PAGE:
The UK’s GDP growth in the first quarter of 2017 has been unexpectedly revised down to 0.2 per cent, in news that will compound fears that the economy is slowing as the impact of last June’s Brexit vote finally hits home.
City of London analysts had expected no change in the Office for National Statistics’ initial estimate last month of 0.3 per cent growth.
Sterling slid around 0.17 per cent on the day to $1.2953 in the wake of Thursday's data release.
The latest disappointing estimate for GDP growth follows robust growth of 0.7 per cent in the final quarter of 2016 and 0.5 per cent in the quarter immediately following the referendum, when the economy seemed to shrug off the impact of the vote and widespread predictions of a recession.
According to the ONS Q1 2017 is now thought to have been the weakest quarter of growth since the first three months of 2016.
The weakest quarter before that was the final three months of 2012, when the economy contracted by 0.2 per cent.
GDP per capita – which adjusts for population growth – fell to zero in the first quarter.
While the overall economy is now 8.7 per cent higher than its level in 2008 on the eve of the financial crisis, GDP per head is just 1.7 per cent higher after nine years.
Household consumption, which has powered the economy since last year's referendum, is estimated to have expanded by just 0.3 per cent in the first quarter, slowing markedly from the 0.7 and 0.8 per cent growth in the previous two quarters.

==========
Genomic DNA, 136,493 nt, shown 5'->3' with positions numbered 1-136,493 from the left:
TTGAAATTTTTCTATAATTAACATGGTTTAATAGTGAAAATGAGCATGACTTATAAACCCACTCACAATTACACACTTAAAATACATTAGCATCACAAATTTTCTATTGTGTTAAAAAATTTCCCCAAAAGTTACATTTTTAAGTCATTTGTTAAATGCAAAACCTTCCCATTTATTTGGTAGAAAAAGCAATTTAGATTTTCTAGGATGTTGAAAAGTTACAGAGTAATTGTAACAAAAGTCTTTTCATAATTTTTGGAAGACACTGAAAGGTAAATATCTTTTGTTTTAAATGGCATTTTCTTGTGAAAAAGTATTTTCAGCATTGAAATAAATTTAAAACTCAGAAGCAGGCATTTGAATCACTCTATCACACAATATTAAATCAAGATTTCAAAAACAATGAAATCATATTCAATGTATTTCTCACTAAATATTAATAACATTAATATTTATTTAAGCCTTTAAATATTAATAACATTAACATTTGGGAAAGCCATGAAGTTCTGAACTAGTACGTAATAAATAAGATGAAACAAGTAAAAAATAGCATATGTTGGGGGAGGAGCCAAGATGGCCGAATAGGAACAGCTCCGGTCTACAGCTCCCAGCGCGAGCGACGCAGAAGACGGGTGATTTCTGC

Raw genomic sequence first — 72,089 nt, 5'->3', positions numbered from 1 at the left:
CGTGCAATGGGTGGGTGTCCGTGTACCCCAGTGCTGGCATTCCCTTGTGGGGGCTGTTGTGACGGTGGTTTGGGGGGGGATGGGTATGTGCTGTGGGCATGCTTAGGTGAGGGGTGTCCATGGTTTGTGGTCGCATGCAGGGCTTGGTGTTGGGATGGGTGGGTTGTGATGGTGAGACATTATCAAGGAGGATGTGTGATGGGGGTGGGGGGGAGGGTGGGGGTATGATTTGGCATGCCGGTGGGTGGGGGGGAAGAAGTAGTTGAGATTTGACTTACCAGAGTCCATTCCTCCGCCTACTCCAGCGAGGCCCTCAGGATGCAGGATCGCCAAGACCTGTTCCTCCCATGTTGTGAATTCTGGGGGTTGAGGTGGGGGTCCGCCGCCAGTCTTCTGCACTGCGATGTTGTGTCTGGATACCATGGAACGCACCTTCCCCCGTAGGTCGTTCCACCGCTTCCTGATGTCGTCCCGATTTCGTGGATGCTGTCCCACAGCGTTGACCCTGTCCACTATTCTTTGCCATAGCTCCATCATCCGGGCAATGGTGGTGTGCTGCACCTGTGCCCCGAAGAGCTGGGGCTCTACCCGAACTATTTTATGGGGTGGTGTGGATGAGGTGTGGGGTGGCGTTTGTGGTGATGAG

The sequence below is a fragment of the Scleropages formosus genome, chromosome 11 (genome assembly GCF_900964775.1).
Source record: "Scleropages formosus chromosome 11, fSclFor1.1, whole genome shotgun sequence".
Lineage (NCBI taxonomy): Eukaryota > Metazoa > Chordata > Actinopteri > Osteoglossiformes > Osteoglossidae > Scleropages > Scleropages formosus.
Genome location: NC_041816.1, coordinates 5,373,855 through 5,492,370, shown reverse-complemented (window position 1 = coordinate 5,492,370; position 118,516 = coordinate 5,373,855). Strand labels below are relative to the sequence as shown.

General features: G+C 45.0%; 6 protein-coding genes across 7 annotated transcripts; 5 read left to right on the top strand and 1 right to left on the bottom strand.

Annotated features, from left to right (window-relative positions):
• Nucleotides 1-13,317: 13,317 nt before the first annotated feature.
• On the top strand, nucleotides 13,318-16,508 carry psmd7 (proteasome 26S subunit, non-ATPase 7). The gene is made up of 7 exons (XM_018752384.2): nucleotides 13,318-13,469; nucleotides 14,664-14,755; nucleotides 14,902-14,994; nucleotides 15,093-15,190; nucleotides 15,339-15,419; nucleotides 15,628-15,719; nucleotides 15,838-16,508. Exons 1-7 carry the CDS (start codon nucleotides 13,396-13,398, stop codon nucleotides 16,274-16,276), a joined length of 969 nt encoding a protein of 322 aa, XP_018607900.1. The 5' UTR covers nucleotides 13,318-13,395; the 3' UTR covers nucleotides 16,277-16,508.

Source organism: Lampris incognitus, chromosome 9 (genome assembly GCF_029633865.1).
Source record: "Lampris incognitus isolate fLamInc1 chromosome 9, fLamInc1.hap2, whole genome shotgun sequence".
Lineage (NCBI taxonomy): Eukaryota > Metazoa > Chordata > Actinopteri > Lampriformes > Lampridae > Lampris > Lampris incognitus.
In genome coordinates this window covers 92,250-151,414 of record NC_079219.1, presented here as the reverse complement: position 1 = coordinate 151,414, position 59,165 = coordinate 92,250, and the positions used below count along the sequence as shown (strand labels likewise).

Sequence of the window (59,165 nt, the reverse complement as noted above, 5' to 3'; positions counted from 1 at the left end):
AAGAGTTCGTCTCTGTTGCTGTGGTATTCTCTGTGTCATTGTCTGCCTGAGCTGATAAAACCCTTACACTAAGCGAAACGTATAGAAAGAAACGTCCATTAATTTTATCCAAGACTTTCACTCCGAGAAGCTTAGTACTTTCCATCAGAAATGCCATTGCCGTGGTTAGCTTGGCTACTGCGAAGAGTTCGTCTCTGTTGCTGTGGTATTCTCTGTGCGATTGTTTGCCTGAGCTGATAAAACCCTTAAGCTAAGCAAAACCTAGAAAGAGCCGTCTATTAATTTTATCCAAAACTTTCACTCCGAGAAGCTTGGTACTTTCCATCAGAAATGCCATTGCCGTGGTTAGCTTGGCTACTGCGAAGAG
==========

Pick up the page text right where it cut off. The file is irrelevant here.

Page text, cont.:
Economists believe the sharp spike in inflation, due to the slump in the pound since last June's vote, is hitting disposable incomes and deterring spending.
The ONS said that the downward revision was due to slower than expected growth in the UK's dominant services sector, particularly business services and finance.
However, Samuel Tombs of Pantheon noted that household sector spending growth of 1 per cent was still higher than 0.6 per cent growth in employees' compensation, implying that the savings rate fell again in the quarter.
“Households have compromised their ability to fund further increases in spending over the coming quarters, when their real incomes will be coming under even more pressure from high inflation,” he said.
Down to zero
Business investment is estimated to have grown by 0.6 per cent in the quarter, following a 0.9 per cent contraction at the end of 2016, and better than the 0.2 per cent expansion analysts had expected.
But the picture on trade was weak. Exports fell by 1.6 per cent in the quarter, despite hopes that the weaker pound would also be a major lift for exporters.
Imports grew by 2.7 per cent, implying net trade was a large drag on overall GDP growth in the three months.
“These latest GDP estimates show that the UK economy cooled significantly in the first quarter of 2017,” said Yael Safin, an economist at KPMG.
“Rising inflation hit consumer spending while manufacturers failed to exploit the benefits of the lower pound. What’s more a strong pick up in investment and higher government spending, were not enough to counter the disappointing exports performance. Early indicators point at a slight improvement in the second quarter, but if that fails to materialise we could see GDP growth as low as 1.5 per cent this year.”
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